The hyaluronic acid receptors, CD44 and RHAMM, are most thoroughly studied in terms of their roles in cancer metastasis. Increased clinical CD44 expression has been positively correlated to metastasis in a number of tumor types. In terms of mechanics, CD44 affects adhesion of cancer cells to each other and to endothelial cells, rearranges the cytoskeleton through the Rho GTPases, and increases the activity of ECM degrading enzymes. Increased RHAMM expression has also been clinically correlated with cancer metastasis. In terms of mechanics, RHAMM promotes cancer cell motility through a number of pathways including focal adhesion kinase (FAK), Map kinase (MAPK), pp60(c-src), and the downstream targets of Rho kinase (ROK). RHAMM can also cooperate with CD44 to promote angiogenesis toward the metastatic lesion.
Intracellularly, RHAMM associates with microtubules and, working with BRCA1 and BARD1, plays a role in the regulation of mitosis, and in maintaining mitotic spindle integrity. RHAMM also binds directly with ERK1 and forms complexes with ERK1,2 and MEK1, suggesting a role as a scaffold protein that targets these MAP kinases to the nucleus.
So far, cell receptors that have been identified for HA fall into three main groups: CD44, Receptor for HA-mediated motility (RHAMM) and intercellular adhesion molecule-1 (ICAM-1). CD44 and ICAM-1 were already known as cell adhesion molecules with other recognized ligands before their HA binding was discovered.
Hyaladherins, also known as hyaluronan-binding proteins, are proteins capable of binding to hyaluronic acid. Most hyaladherins belong to the Link module superfamily, including its main receptor CD44, hyalectans and TSG-6. In addition there is a diverse group of hyaladherins lacking a Link module; these include the receptor RHAMM, C1QBP (HABP1) and HABP2. The primary roles of hyaladherins are cell adhesion, structural support of the extracellular matrix (ECM) and cell signalling.
While it is abundant in extracellular matrices, hyaluronan also contributes to tissue hydrodynamics, movement and proliferation of cells, and participates in a number of cell surface receptor interactions, notably those including its primary receptors, CD44 and RHAMM. Upregulation of CD44 itself is widely accepted as a marker of cell activation in lymphocytes. Hyaluronan's contribution to tumor growth may be due to its interaction with CD44. Receptor CD44 participates in cell adhesion interactions required by tumor cells.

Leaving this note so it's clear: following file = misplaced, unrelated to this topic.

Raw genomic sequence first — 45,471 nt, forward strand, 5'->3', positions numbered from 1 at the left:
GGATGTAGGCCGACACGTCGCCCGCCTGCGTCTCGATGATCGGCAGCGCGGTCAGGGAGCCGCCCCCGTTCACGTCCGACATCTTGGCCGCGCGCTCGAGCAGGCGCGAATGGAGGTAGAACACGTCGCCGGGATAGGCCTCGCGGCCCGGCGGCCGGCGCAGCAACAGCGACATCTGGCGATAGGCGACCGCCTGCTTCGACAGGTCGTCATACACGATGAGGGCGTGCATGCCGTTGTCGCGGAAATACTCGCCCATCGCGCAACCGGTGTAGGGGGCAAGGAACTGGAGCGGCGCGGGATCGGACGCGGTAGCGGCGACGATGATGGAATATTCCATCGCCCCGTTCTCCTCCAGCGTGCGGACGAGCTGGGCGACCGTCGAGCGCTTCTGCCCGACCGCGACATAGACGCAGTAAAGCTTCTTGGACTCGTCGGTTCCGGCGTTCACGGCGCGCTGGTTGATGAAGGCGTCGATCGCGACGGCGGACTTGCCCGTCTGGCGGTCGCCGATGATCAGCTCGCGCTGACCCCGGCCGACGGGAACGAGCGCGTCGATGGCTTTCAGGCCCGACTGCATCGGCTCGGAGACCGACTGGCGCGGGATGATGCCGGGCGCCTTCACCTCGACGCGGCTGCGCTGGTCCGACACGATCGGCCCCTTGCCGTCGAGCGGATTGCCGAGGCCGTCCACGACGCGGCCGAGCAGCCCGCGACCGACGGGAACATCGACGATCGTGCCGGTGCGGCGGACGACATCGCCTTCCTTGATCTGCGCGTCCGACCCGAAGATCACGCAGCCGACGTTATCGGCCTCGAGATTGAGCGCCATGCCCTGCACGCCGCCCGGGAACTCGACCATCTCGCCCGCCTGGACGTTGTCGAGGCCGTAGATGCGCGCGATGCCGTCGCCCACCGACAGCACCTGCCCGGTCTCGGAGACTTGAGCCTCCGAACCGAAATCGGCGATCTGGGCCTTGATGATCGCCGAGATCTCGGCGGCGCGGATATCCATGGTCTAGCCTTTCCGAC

Cell migration is essential for the formation of granulation tissue. The early stage of granulation tissue is dominated by a HA-rich extracellular matrix, which is regarded as a conducive environment for migration of cells into this temporary wound matrix. Contributions of HA to cell migration may attribute to its physicochemical properties as stated above, as well as its direct interactions with cells. For the former scenario, HA provides an open hydrated matrix that facilitates cell migration, whereas, in the latter scenario, directed migration and control of the cell locomotory mechanisms are mediated via the specific cell interaction between HA and cell surface HA receptors. As discussed before, the three principal cell surface receptors for HA are CD44, RHAMM, and ICAM-1. RHAMM is more related to cell migration. It forms links with several protein kinases associated with cell locomotion, for example, extracellular signal-regulated protein kinase (ERK), p125fak, and pp60c-src. During fetal development, the migration path through which neural crest cells migrate is rich in HA. HA is closely associated with the cell migration process in granulation tissue matrix, and studies show that cell movement can be inhibited, at least partially, by HA degradation or blocking HA receptor occupancy.
HAS can play roles in all of the stages of cancer metastasis. By producing anti-adhesive HA, HAS can allow tumor cells to release from the primary tumor mass and if HA associates with receptors such as CD44, the activation of Rho GTPases can promote EMT of the cancer cells. During the processes of intravasation or extravasation, the interaction of HAS produced HA with receptors such as CD44 or RHAMM promote the cell changes that allow for the cancer cells to infiltrate the vascular or lymphatic systems. While traveling in these systems, HA produced by HAS protects the cancer cell from physical damage. Finally, in the formation of a metastatic lesion, HAS produces HA to allow the cancer cell to interact with native cells at the secondary site and to produce a tumor for itself.
Hyaluronic acid synthases (HAS) play roles in all of the stages of cancer metastasis. By producing anti-adhesive HA, HAS can allow tumor cells to release from the primary tumor mass, and if HA associates with receptors such as CD44, the activation of Rho GTPases can promote epithelial-mesenchymal transition (EMT) of the cancer cells. During the processes of intravasation or extravasation, the interaction of HAS produced HA with receptors such as CD44 or RHAMM promote the cell changes that allow for the cancer cells to infiltrate the vascular or lymphatic systems. While traveling in these systems, HA produced by HAS protects the cancer cell from physical damage. Finally, in the formation of a metastatic lesion, HAS produces HA to allow the cancer cell to interact with native cells at the secondary site and to produce a tumor for itself.